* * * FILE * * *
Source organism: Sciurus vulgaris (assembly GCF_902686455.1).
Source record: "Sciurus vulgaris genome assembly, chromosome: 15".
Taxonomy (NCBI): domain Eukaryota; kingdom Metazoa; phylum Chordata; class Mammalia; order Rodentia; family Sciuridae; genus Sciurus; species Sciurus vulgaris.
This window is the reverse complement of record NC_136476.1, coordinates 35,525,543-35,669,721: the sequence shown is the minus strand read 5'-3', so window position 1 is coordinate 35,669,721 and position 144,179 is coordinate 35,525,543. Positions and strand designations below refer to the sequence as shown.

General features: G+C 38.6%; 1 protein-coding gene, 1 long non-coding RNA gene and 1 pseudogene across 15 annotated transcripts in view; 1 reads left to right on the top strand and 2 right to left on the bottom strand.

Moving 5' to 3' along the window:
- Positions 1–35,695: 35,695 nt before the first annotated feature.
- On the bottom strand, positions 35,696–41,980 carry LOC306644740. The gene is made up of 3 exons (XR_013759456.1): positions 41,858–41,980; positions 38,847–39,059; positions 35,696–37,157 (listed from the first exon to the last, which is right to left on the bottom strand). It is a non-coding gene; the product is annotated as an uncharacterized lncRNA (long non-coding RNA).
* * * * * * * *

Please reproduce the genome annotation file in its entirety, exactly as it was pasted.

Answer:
Source organism: Sciurus vulgaris (assembly GCF_902686455.1).
Source record: "Sciurus vulgaris genome assembly, chromosome: 15".
Taxonomy (NCBI): domain Eukaryota; kingdom Metazoa; phylum Chordata; class Mammalia; order Rodentia; family Sciuridae; genus Sciurus; species Sciurus vulgaris.
This window is the reverse complement of record NC_136476.1, coordinates 35,525,543-35,669,721: the sequence shown is the minus strand read 5'-3', so window position 1 is coordinate 35,669,721 and position 144,179 is coordinate 35,525,543. Positions and strand designations below refer to the sequence as shown.

General features: G+C 38.6%; 1 protein-coding gene, 1 long non-coding RNA gene and 1 pseudogene across 15 annotated transcripts in view; 1 reads left to right on the top strand and 2 right to left on the bottom strand.

Moving 5' to 3' along the window:
- Positions 1–35,695: 35,695 nt before the first annotated feature.
- On the bottom strand, positions 35,696–41,980 carry LOC306644740. The gene is made up of 3 exons (XR_013759456.1): positions 41,858–41,980; positions 38,847–39,059; positions 35,696–37,157 (listed from the first exon to the last, which is right to left on the bottom strand). It is a non-coding gene; the product is annotated as an uncharacterized lncRNA (long non-coding RNA).